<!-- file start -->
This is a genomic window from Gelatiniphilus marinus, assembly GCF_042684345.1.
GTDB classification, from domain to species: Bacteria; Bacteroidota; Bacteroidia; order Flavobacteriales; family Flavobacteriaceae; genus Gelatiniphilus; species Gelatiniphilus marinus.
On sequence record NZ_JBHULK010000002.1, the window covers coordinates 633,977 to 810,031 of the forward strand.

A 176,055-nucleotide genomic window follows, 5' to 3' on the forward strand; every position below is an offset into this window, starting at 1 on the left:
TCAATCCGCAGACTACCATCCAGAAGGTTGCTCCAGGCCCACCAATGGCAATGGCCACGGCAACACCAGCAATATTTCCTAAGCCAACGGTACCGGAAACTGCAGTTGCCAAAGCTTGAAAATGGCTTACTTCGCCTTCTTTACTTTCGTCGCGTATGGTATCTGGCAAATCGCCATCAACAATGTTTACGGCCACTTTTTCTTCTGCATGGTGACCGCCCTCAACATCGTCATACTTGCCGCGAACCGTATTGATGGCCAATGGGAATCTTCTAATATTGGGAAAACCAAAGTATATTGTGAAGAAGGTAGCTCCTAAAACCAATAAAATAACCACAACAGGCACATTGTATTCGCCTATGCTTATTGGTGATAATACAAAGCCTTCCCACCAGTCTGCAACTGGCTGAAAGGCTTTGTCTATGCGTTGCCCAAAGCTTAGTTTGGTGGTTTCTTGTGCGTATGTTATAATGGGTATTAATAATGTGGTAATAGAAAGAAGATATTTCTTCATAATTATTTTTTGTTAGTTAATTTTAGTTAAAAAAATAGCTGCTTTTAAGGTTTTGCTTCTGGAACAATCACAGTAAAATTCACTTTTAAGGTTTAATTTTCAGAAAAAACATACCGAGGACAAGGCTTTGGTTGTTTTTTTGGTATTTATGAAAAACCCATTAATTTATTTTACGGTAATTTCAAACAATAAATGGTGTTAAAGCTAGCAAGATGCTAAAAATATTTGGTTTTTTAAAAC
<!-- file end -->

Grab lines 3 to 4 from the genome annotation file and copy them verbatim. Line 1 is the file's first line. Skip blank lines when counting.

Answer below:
On sequence record NZ_JBHULK010000002.1, the window covers coordinates 633,977 to 810,031 of the forward strand.

A 176,055-nucleotide genomic window follows, 5' to 3' on the forward strand; every position below is an offset into this window, starting at 1 on the left: